Legislature(1993 - 1994)

1994-01-28 House Journal

Full Journal pdf

1994-01-28                     House Journal                      Page 2180
HB 413                                                                       
HOUSE BILL NO. 413 by the House Rules Committee by request of                  
the Governor, entitled:                                                        
"An Act increasing excise taxes on cigarettes, tobacco products,              
and alcoholic beverages; and providing for an effective date."                 
was read the first time and referred to the Labor & Commerce, State            
Affairs and Finance Committees.                                                
The following fiscal note applies:                                             
Zero fiscal note, Dept. of Revenue, 1/28/94                                    
The Governor's transmittal letter, dated January 28, 1994, appears             
"Dear Speaker Barnes:                                                          
Under the authority of art. III, sec. 18, of the Alaska Constitution, I am     
transmitting a bill to increase the excise tax rate on alcoholic beverages     
and cigarettes and other tobacco products.                                     
This bill is one of four relatively modest revenue proposals I am              
offering this session to help offset the large revenue shortfalls the state    
is facing in fiscal year 1995 and in the years to follow.  In addition to      
providing $15 million annually in increased revenues, enactment of this        
bill into law may help reduce the consumption of tobacco and alcohol,          
resulting in long-term public health benefits, increased public safety,        
and medical care cost savings.                                                 
Tobacco use is the number one cause of preventable death and disease           
in America, accounting for some 400,000 deaths per year. Alcohol is            
the number three cause of preventable death and disease at 100,000             
deaths per year.  The social costs of tobacco and alcohol in Alaska in         
terms of mortality and morbidity are staggering.  The most recent              
estimates made by the Department of Health and Social Services of the          

1994-01-28                     House Journal                      Page 2181
HB 413                                                                       
impact of smoking in Alaska concluded that 22 percent of deaths of             
persons 35 years of age and older in 1989 were attributable to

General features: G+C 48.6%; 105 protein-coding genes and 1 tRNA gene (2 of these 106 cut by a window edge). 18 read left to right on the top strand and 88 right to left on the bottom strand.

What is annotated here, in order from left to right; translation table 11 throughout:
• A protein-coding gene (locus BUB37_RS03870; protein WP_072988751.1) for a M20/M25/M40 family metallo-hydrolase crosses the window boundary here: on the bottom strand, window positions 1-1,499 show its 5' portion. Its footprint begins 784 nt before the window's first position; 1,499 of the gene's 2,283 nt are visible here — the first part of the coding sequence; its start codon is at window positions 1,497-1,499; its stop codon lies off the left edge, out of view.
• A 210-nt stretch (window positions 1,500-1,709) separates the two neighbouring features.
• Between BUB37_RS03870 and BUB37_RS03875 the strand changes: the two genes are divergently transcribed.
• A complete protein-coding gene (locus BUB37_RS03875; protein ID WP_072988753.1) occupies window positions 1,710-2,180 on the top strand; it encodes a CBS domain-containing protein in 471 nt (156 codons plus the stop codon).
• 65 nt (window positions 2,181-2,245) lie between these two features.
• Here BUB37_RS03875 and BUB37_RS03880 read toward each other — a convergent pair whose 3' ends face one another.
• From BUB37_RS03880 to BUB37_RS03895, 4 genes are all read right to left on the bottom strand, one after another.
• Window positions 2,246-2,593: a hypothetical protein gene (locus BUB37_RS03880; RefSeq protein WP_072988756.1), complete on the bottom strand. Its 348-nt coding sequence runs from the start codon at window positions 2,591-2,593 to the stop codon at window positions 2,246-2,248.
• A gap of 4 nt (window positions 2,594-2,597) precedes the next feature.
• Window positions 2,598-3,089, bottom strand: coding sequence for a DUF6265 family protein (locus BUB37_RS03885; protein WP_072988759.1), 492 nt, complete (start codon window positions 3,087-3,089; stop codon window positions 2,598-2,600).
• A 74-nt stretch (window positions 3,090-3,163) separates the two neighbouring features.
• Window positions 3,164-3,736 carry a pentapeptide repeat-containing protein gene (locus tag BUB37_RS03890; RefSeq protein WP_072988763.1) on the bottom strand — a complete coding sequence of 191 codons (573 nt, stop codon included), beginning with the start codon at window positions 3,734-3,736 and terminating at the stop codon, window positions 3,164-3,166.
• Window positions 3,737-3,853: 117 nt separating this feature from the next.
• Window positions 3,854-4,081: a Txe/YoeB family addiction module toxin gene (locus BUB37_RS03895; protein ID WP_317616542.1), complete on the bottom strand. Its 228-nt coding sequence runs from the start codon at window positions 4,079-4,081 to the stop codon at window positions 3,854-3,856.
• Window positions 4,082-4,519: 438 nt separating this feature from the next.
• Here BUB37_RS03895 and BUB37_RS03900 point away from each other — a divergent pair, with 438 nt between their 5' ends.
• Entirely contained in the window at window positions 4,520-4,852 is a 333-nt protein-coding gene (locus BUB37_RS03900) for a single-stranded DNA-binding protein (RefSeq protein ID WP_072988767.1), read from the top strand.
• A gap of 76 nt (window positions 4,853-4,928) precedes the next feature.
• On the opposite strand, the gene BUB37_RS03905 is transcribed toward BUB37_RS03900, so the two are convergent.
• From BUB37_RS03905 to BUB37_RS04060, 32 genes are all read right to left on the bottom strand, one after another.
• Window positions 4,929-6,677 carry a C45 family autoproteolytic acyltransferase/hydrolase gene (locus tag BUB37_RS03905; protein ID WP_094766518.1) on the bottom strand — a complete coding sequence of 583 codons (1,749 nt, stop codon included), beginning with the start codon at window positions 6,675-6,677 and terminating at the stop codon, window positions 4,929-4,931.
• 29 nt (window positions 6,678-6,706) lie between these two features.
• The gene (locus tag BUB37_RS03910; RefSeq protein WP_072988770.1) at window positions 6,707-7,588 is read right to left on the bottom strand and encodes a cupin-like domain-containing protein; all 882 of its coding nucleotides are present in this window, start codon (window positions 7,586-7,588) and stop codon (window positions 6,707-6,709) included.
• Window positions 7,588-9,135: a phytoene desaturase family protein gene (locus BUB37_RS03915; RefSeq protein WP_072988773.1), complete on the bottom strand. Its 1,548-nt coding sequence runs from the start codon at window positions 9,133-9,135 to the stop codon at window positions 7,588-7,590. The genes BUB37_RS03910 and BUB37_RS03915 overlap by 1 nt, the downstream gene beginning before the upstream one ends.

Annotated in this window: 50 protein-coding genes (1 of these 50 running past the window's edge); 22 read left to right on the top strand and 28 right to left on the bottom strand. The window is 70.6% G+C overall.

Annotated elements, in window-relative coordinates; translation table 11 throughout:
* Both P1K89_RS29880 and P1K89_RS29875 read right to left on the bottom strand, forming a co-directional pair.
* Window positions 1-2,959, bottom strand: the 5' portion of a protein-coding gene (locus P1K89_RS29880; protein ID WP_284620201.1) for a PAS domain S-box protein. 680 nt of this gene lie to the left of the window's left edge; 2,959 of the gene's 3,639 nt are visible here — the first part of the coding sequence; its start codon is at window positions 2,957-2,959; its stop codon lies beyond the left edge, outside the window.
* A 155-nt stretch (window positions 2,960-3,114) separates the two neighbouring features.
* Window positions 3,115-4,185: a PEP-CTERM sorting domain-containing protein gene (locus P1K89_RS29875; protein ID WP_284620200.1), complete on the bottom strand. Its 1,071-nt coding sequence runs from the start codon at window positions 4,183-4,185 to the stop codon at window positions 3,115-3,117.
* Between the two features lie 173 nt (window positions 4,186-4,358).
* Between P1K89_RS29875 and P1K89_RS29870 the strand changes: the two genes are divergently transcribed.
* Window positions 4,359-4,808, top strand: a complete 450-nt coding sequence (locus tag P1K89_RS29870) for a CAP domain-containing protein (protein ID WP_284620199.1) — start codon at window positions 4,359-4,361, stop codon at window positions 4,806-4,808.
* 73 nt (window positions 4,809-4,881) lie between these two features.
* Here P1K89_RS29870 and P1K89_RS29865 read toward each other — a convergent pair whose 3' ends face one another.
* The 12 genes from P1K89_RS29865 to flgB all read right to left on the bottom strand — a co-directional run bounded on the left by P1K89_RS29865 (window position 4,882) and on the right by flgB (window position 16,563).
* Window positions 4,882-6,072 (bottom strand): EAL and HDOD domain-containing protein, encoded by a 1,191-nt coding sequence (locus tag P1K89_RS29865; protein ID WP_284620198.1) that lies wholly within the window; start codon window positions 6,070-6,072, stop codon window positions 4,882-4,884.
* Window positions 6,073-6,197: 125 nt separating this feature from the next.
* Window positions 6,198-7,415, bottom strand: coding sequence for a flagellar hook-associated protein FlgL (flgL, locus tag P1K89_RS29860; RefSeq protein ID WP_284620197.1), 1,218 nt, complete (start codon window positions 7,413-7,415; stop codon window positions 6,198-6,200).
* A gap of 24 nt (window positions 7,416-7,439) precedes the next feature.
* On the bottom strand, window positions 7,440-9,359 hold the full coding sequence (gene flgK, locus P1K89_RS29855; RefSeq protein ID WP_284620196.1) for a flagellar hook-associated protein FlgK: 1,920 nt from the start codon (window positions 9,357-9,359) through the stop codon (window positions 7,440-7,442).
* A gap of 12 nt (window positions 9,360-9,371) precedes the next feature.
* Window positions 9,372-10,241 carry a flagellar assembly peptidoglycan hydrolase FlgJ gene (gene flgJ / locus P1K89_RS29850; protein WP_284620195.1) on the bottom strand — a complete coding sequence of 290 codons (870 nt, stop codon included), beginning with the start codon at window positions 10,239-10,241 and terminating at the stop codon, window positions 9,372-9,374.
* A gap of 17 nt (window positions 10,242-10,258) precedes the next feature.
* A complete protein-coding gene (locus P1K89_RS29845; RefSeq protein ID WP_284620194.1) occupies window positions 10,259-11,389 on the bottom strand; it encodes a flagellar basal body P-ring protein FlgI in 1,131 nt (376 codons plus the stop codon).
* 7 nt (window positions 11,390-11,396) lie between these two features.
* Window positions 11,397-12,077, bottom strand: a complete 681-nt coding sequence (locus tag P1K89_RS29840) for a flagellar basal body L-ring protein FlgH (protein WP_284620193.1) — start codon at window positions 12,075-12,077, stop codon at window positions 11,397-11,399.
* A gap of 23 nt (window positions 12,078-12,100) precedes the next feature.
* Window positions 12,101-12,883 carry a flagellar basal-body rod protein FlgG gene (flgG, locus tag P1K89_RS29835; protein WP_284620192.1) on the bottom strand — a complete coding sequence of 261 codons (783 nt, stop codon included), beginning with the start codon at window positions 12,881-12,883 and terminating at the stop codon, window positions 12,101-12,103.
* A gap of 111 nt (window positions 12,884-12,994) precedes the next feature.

smoking.  During the same year, the direct health cost of smoking was          
estimated at $34.1 million, while indirect mortality and morbidity costs       
associated with smoking amounted to another $49.1 million.  Compare            
public health costs of this magnitude to fiscal year 93 tobacco products       
revenues of $16.9 million and it is apparent that taxes only recover a         
fraction of the social costs of consumption of tobacco products.               
Compared to other states, Alaska has especially large problems with            
alcohol and drug abuse, which also engender enormous social costs.             
According to a recent Department of Health and Social Services study,          
the direct social costs of alcohol and drug use in Alaska in 1993              
amounted to $238 million, while total economic costs reached $611              
million.  During the same year, alcoholic beverage excise tax revenue          
amounted to $12 million.  As with use of tobacco products, the alcohol         
drinking habits of younger consumers are highly sensitive to price             
increases and it is the 12 - 21 age segment of the population that this        
bill will benefit most.                                                        
The last increase in the Alaska tobacco products excise tax was in             
1989.  Inflation has since eroded much of the dampening effect that            
the increase had on consumption.  According to the National Cancer             
Institute, "to maintain the health effect of the tobacco excise tax, it        
must be increased regularly."  The excise tax on alcoholic beverages           
was last increased (by about 40 percent) in 1983. Following the                
increase in alcohol taxes, per capita consumption showed a profound            
decrease from about 4.1 gallons per year to a low of 3.3 gallons in            
1991.  Now it appears that per capita consumption is again on the rise.        
The Department of Health and Social Services sees increased alcoholic          
beverage taxes as an important strategy for achieving its Healthy              
Alaskans 2000 objective of reducing Alaska's per capita consumption            
rate to the national average level (currently 2.46 gallons per year) by        
the end of the decade.                                                         
The Department of Revenue estimates that the proposed increases in             
excise taxes in this bill will generate an additional $15 million in           
general fund revenue.                                                          

1994-01-28                     House Journal                      Page 2182
HB 413                                                                       
I think most legislators will agree that taxing the use of harmful             
substances like alcohol and tobacco to discourage consumption and              
recover social costs borne by the general public is one area of                
government regulation where state intervention in the marketplace can          
make a difference in the health and well being of its citizens.  I urge        
your support of this bill.                                                     
											Walter J. Hickel